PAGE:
Wendell & Wild – Movie Review

Wendell & Wild

  • Director: Henry Selick
  • Writer: Henry Selick, Clay McLeod Chapman, Jordan Peele
  • Starring: Lyric Ross, Keegan-Michael Key, Jordan Peele, Angela Bassett, James Hong, Ving Rhames

Grade: B

Henry Selick may not be a household name in the same way that Hayao Miyazaki or Pete Docter or Brad Bird are, but his contributions to animated films can’t be denied. I still remember a room full of shocked faces when the answer to a trivia question announced that Tim Burton did not direct The Nightmare Before Christmas. Whenever Disney gets too cutesy with a few too many animal sidekicks, Selick manages to come back with something of a polar opposite. That he does so by pushing the stop-motion animation medium forward each time just goes to show how different the animation world would be without him.

The last time Selick made a movie, it was 2009’s Coraline, which also happened to be one of the early effective pioneers of 3D filmmaking. His newest film, Wendell & Wild, won’t get the same luxury of being seen on a large screen but is visually impressive nonetheless. Selick’s bread and butter has been his character design, so it saddens me to say that the work in this film is fairly tame compared to previous work. It probably doesn’t help that the majority of the film’s characters are human, though each one gets their own unique flourishes.

Wendell & Wild; Netflix

Take Kat (Lyric Ross), for example: she sports dueling green buns to support her rebellious nature. After all, her parents died in a car accident when she was 8 and she continues to blame herself, which leads her to juvie and a Catholic school for girls, ultimately. At the same time, the film shifts over to the demon world, where Wendell (Keegan-Michael Key) and Wild (Jordan Peele) are toiling away, adding hair follicles to their oversized father’s scalp. For reasons that aren’t exactly fleshed out, their one true desire in life is to build a carnival, and they can’t do that unless they escape to the human world.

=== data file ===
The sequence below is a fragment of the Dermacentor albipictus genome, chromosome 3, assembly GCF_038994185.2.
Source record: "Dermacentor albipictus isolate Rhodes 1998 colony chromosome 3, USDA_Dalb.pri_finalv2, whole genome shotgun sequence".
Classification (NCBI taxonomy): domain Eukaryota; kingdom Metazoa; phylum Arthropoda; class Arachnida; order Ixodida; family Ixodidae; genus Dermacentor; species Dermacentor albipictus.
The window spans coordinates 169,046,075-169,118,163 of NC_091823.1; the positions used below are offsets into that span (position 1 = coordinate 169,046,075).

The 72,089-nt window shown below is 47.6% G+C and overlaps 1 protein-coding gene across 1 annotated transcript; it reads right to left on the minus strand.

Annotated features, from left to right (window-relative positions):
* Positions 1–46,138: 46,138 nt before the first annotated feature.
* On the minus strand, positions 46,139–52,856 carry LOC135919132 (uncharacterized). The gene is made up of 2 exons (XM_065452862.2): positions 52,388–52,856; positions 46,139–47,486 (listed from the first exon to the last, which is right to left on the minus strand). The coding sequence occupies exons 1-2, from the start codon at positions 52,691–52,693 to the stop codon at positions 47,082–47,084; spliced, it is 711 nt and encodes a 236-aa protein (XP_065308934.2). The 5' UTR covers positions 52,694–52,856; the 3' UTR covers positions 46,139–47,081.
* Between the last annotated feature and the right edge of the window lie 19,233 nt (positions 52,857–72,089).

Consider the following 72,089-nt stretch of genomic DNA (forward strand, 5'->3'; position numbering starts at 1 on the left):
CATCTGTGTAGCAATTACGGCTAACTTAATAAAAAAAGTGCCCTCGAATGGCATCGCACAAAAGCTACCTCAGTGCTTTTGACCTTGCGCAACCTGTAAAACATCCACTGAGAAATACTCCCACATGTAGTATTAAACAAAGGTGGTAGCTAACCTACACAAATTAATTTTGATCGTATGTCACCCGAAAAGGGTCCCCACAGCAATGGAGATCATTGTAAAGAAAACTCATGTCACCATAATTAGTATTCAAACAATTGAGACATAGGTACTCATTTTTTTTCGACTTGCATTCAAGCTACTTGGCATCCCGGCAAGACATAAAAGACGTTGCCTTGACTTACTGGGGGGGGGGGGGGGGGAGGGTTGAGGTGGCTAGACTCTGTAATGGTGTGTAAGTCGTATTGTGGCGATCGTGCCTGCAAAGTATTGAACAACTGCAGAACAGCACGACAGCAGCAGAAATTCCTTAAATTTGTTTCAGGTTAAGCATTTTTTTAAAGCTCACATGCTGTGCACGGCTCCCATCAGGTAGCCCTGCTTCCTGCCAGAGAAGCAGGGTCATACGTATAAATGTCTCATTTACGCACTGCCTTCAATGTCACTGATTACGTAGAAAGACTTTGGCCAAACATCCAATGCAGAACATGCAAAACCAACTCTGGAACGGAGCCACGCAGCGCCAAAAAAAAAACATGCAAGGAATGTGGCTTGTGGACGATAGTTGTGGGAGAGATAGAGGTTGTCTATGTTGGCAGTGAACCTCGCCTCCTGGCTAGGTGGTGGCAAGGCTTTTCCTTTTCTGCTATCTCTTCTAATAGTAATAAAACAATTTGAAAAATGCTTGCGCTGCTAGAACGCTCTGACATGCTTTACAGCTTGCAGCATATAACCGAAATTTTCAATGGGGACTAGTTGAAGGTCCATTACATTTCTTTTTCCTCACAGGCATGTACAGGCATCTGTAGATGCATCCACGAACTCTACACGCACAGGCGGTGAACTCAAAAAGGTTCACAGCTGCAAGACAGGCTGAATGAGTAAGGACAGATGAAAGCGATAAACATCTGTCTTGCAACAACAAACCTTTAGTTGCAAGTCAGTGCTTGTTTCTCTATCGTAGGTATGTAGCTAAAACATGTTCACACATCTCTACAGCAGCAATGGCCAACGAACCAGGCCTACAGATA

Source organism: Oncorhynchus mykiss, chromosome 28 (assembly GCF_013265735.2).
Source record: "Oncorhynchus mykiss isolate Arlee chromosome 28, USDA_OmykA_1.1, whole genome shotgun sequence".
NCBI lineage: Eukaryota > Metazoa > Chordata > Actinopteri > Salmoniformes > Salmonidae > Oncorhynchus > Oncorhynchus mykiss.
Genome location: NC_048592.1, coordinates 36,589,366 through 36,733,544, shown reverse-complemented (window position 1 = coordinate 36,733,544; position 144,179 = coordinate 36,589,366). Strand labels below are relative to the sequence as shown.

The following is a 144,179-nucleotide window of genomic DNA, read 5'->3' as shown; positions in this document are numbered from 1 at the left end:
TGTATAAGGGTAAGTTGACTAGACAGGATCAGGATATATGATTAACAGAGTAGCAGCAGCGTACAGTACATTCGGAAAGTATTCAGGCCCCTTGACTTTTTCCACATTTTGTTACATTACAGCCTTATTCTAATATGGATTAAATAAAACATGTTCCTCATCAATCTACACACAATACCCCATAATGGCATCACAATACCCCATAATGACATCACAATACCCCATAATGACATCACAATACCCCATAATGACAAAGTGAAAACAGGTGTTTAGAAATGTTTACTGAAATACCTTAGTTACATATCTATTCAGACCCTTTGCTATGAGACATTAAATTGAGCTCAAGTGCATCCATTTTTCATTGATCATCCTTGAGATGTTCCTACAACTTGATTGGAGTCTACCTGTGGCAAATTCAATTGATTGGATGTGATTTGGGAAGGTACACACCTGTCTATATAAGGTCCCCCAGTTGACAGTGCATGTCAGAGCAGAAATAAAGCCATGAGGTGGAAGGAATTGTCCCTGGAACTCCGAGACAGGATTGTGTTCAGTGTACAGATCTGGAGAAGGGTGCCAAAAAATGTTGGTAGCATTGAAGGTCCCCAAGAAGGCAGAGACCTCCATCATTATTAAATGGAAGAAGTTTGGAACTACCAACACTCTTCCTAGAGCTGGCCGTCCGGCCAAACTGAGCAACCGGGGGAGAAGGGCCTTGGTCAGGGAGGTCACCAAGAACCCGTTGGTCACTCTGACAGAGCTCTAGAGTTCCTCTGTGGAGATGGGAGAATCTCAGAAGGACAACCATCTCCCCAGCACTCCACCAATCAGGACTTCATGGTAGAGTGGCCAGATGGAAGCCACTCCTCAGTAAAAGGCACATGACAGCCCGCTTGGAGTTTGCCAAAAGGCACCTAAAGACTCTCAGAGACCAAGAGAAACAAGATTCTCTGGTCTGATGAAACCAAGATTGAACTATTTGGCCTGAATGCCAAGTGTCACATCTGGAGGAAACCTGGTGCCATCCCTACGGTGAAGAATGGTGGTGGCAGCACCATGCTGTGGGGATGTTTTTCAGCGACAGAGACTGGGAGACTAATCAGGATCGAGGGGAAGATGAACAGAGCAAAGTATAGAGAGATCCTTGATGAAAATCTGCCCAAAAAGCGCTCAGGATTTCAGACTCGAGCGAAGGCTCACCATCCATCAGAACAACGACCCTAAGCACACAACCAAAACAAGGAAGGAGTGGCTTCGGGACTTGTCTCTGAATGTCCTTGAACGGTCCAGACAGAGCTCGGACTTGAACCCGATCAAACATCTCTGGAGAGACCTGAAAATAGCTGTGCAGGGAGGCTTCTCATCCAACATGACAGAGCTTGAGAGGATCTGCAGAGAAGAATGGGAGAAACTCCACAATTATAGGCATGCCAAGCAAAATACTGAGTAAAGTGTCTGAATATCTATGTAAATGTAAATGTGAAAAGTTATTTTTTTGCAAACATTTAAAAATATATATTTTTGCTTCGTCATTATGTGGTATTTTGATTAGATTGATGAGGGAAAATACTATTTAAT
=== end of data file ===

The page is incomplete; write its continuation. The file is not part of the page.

Kat manages to act as their vessel and bring them topside because they convince her they can bring her parents back from the dead. But wires get crossed and the film throws in a subplot about a resurrected priest (voiced by James Hong) who wants to do the bidding of a pair of industrial prison tycoons because they’ll fund his school (which just happens to be Kat’s new school). The film doesn’t feel aimless, per se; the theme of the ever-lingering grief and guilt after a loved-one’s death doesn’t stray far from the front. But it begins to feel like Selick is juggling too much, and he never fully invests in one particular storyline. I haven’t even mentioned the extremely undercooked left-field subplot about Kat’s classmate Raul (Sam Zelaya) and his ambitious art project. I would love to see an entire film about Kat, or one that focuses solely on Wendel and Wild, and their relationship with their father – or about the demon world overall.

Wendell & Wild; Netflix

Of course, the animation looks gorgeous, especially when Selick really lets his imagination run free. One scene sees Kat and her ghost-busting mentor Sister Helley (Angela Bassett) literally facing Kat’s demon as she tries to shake off the guilt of her parent’s death, and the way Selick visualizes it is one of the most imaginative animated sequences of the year. Voice performances range from fun (Hong, and Key & Peele) to borderline sleepy (Ross and Bassett), which is disappointing, given the meat these performances have to chew on.

The animation world certainly needs adult-oriented films beyond the shallow adage of “movies that both the kids AND the adults will enjoy!”, and for that, Wendell & Wild is worth celebrating. There’s a level of care and craftsmanship in stop-motion that simply can’t be replicated with hand drawn or computer generated animation, so if you’re simply looking for a technical feat that may be too spooky for the kids, you’ll be in luck. Otherwise, you may leave a little disappointed.

Wendell & Wild is available now in select theaters and will be available to stream on Netflix Friday, October 28.


  • 2022 has already been a solid year not only for animation, but for Netflix’s animated projects. Disney and Pixar have their heavyweights on the table like Turning Red and Lightyear – and the forthcoming Strange World – and Netflix has the current front-runner with Guillermo Del Toro’s Pinocchio (and, yes, The Sea Beast). And don’t forget about Dreamworks with The Bad Guys. Something is bound to be left in the cold, but with the likes of Selick and Key & Peele, I would be surprised if Wendell & Wild didn’t receive a Best Animated Feature nomination.

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